The high cost of heating water in hotels, restaurants, health care facilities and other big users may now be cut drastically with a geothermal heat pump.

COMMERCIAL HOT WATER SYSTEMS

Hal Roberts

EarthToys Renewable Energy Article
The high cost of heating water in hotels, restaurants, health care
facilities and other big users may now be cut drastically with a geothermal
heat pump.

Hal Roberts of ETI


The Green Way to Slash Commercial Hot Water Costs

Few businesses are aware of how much it costs to heat water. It’s rolled into their electric or gas bills. But it can be a lot -- up to 40% of energy costs for some businesses.

That chunk of “fixed” energy expense may now be cut drastically with a geothermal heat pump.

“My operations people ‘ohooed’ and ‘ahhhed’ when they saw how dramatically it reduced our electric costs,” says David Vaughan, CEO of Senior Care Group, Inc., after having the EarthLinked Technologies Inc. (ETI) commercial hot water system installed in a central Florida nursing home managed by his company. If he had his way, he would retrofit all of his company’s 20 nursing homes with the system.

After one year of monitoring its performance in the Senior Care Group home, the U.S. EPA verified that the EarthLinked system consumed 75% less electric energy than a comparable electric-resistance hot water system. The EarthLinked system also achieved a “dramatic” 400% electrical efficiency, according to the director of the agency’s Greenhouse Gas Center.

For a 6-ton-capacity system (72,000 BTUs), large enough to deliver more than 2,000 gallons of hot water a day, that efficiency translates into saving 42,000 lbs of CO2 and 300 pounds of NOx emissions annually.

Radically better
Water heating technology has changed little in the past 100 years; 94% of buildings depend on either electric-resistive heating elements or on-site fossil fuel combustion.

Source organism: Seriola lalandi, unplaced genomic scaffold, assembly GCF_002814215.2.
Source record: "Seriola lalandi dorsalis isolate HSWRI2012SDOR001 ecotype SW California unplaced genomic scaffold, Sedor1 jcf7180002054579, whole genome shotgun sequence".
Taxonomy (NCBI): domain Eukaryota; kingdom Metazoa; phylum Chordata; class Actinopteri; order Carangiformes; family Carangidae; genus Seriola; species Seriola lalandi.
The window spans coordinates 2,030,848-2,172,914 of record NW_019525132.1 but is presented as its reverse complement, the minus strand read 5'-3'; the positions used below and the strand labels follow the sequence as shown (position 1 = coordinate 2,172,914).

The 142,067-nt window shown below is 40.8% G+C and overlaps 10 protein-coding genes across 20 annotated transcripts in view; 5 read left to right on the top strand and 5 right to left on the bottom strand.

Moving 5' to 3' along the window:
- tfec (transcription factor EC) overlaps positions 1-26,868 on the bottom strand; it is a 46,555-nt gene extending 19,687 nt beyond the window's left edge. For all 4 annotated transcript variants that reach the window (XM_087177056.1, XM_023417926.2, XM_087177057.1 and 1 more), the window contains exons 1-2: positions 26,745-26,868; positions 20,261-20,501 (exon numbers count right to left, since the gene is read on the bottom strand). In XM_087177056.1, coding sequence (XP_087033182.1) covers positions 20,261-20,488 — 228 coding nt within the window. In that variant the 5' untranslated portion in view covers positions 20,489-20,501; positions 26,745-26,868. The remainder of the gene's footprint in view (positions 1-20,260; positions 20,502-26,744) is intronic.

Despite efficiency-enhancing improvements -- increased tank insulation, gas igniters, condensing boilers that capture residual heat from flue gases, tankless (point-of-use) heaters -- no traditional systems can achieve even 100% efficiency.

“The basic premise has remained constant – all traditional systems use more energy than they deliver,” notes Hal Roberts, co-founder of Lakeland, Florida-based EarthLinked. “What EarthLinked offers is radically different – and better.”

It also is more sensible than other renewable energy technologies for heating water.
Waste-heat recovery units are great, but can only be used where there is an adequate, continuous and nearby source of waste heat, such as air conditioning or other refrigeration systems.

Solar hot water heaters remain dependent on steady sun, large solar collector surfaces,  back-up heat sources and, to achieve an acceptable payback period, financial incentives.  Wind turbines, like solar, require a large visual imprint and are dependent on the vagaries of weather.

Geothermal heat pumps are noted by both the EPA and DOE as the most reliable and environmentally clean method for heating and cooling space. They carry the same benefits for heating water. However some geothermal heat pump systems are more efficient, and therefore offer a quicker payback, than others.

Direct Exchange
Almost half of the sun’s thermal energy that reaches the earth is absorbed by its upper crust. Its huge thermal mass is a stable heat reservoir. Fifteen to twenty feet underground, temperatures range from about 42° F on the U.S./Canadian border, even in the dead of winter, to 78° F in southern Florida. Those ground temperatures vary little, providing a dependable heat source, 24/7, in all seasons and anywhere on earth.

For instance, 1400 miles north of Vaughan’s central Florida nursing home, David and Lynn Thomas retrofitted their 144-unit apartment complex in Claremont, NH, with an EarthLinked commercial hot water system, and, despite frigid winters and rate increases, watched their annual electric water heating bills drop from $60,000 a year to closer to $30,000.

Geothermal heat pump systems extract that thermal energy and, using the heat pump circuit, compress and deliver it to heat buildings or water. In summer, they extract heat from the building and store it in the ground.